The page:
Response to Omalizumab in Urticaria and Asthma - EMJ

Response to Omalizumab in Urticaria and Asthma: Is it a ‘Lifetime Together’ Treatment?

2 Mins
Allergy & Immunology
*Ayse Fusun Kalpaklioglu,1 Ayse Baccioglu,1 Ahu Cerit2

The authors have declared no conflicts of interest.

EMJ Allergy Immunol. ;3[1]:76-78. Abstract Review No. AR5.
Anti-immunoglobulin (Ig)E, asthma, urticaria

Each article is made available under the terms of the Creative Commons Attribution-Non Commercial 4.0 License.

Omalizumab is a recombinant human monoclonal antibody that blocks the immunoglobulin (Ig)E receptor and is indicated in cases of severe asthma (SA) and chronic idiopathic urticaria (CIU).1,2 Clinical responses to omalizumab seem to be different in SA and CIU;3,4 therefore, the aim of this study was to demonstrate the different effect omalizumab has on SA and CIU.

A pulmonary function test, skin prick test with aeroallergens (ALK, Hørsholm, Denmark), serum specific-IgE (ImmunoCAPTM, Thermo Fisher Scientific Inc., Waltham, Massachusetts, USA), and asthma control test were performed. Follow-up data of 49 patients, who were treated with omalizumab between March 2014 and June 2017, were evaluated 1 year after treatment. Out of the 49 patients, 23 were re-evaluated during this year (11 females). Most of the treated patients had CIU (n=38), while 23.1% (n=11) had SA; these figures almost doubled compared to 1 year ago (20 and 6 patients with CIU and SA, respectively). In patients with SA, omalizumab was given according to the patient’s total IgE level and body weight, whereas in CIU a dose of 300 mg/month was used.

The responses of CIU and SA to omalizumab are shown in Table 1. Although the duration of CIU in patients was similar after 1 year, the duration of SA was significantly less 1 year after treatment (25.33±10.38 years and 16.90±3.81 years, respectively). Treatment compliance was significantly better in both groups after 1 year, despite the duration of omalizumab treatment remaining unchanged. Almost half of the CIU patients showed complete remission in both evaluations, while the number of cases of complete remission observed in the SA patients after 1 year (18.2%) was significantly increased compared to the previous year (0.0%; p<0.05). The majority of patients with CIU (>80%) had used antihistamine or leukotriene receptor antagonist therapeutics, whereas all patients with SA had used either inhaled corticosteroids or long-acting beta-agonists, six individuals had received additional oral steroids (compared to only one patient 1 year ago). However, 1 year ago, out of a total of 26 patients enrolled, 20 (76.9%) had CIU, with a female predominance of 53.8%.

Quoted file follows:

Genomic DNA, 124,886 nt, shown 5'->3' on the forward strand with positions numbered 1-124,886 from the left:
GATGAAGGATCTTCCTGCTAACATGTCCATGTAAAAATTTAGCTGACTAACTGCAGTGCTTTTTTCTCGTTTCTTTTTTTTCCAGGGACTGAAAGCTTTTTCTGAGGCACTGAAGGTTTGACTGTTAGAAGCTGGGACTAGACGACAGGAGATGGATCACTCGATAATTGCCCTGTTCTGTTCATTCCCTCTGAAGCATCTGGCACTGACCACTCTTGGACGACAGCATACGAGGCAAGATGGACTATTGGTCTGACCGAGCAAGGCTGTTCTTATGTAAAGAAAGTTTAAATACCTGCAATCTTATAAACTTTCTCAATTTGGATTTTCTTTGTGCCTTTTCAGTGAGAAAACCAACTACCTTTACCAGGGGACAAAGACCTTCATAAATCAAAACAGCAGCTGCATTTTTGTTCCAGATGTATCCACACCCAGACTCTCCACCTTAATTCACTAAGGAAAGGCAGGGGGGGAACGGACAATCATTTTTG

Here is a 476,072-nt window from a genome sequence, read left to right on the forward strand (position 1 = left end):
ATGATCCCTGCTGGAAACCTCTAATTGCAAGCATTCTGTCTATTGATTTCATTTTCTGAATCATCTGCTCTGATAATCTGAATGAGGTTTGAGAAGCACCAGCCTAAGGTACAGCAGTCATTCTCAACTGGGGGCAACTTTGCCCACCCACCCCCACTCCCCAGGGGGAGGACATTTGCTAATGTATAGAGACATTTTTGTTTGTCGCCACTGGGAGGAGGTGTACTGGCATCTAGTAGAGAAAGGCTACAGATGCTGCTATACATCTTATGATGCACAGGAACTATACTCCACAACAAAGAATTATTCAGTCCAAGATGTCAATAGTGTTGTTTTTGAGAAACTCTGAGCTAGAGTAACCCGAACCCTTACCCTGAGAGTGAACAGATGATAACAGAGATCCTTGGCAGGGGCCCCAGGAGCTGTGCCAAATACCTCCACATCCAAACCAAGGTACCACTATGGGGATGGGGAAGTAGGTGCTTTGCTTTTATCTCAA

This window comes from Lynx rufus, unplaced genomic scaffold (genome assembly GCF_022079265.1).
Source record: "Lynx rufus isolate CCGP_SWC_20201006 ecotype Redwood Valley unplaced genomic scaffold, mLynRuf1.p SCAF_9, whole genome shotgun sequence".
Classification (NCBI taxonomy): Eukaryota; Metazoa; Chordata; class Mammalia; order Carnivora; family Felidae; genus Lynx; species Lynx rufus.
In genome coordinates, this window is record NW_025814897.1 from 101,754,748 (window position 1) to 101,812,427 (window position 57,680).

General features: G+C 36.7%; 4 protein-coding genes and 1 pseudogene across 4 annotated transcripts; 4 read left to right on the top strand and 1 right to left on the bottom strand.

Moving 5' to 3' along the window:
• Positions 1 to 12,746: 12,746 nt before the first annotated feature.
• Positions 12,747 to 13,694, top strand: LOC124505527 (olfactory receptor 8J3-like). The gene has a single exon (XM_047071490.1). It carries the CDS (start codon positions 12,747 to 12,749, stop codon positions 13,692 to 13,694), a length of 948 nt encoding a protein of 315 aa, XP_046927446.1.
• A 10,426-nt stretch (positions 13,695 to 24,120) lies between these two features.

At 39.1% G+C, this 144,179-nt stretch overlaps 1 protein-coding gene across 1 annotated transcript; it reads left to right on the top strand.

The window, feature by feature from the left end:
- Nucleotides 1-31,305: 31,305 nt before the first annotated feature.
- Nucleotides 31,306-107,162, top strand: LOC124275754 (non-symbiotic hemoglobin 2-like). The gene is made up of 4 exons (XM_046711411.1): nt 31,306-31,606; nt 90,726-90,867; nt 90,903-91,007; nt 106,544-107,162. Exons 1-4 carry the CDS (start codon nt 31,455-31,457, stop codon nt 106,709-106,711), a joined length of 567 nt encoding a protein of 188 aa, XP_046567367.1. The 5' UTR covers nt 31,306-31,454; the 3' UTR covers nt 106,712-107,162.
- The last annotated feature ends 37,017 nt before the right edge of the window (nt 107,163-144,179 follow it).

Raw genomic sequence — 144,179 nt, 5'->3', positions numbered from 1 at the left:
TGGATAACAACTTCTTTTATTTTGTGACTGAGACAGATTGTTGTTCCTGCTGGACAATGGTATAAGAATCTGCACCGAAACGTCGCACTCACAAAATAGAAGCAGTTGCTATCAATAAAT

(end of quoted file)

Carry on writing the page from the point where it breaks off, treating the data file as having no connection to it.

Table 1: Comparison of response to omalizumab in chronic idiopathic urticaria and severe asthma.

Treatment failure dropped to almost half of the SA patients, but no change was observed in the CIU cohort. In addition, the recurrence rate following discontinuation of omalizumab was almost half in CIU patients (from 43.8% to 23.7% after 1 year) and improved even more dramatically in SA patients (from 83.3% to 18.2% after 1 year; p<0.01), which shows the power of compliance. No variables were related with remission, treatment failure, or recurrence.

Therefore, omalizumab appears to be more effective in CIU patients during the first year of treatment, whereas treatment of SA seems to improve equally in the first and second year. However, as omalizumab treatment continues, not only the treatment failure rate and the remission rate of the disease improve, as shown by an asthma control test, but, maybe more importantly, recurrence of SA is not seen.  In conclusion, although quick relief and response to omalizumab in CIU seems to be an advantage for patients, this leads to less compliance and more disease recurrence.

Pelaia G et al. Targeted therapy in severe asthma today: Focus on immunoglobulin E. Drug Des Devel Ther. 2017;11:1979-87. Chapman KR et al. The role of omalizumab in the treatment of severe allergic asthma. Can Respir J. 2006;13(Suppl B):1B-9. Vestergaard C, Deleuran M. Chronic spontaneous urticaria: Latest developments in aetiology, diagnosis and therapy. Ther Adv Chronic Dis. 2015;6(6):304-13. Kocatürk E et al. Looking forward to new targeted treatments for chronic spontaneous urticaria. Clin Transl Allergy. 2017;7:1.

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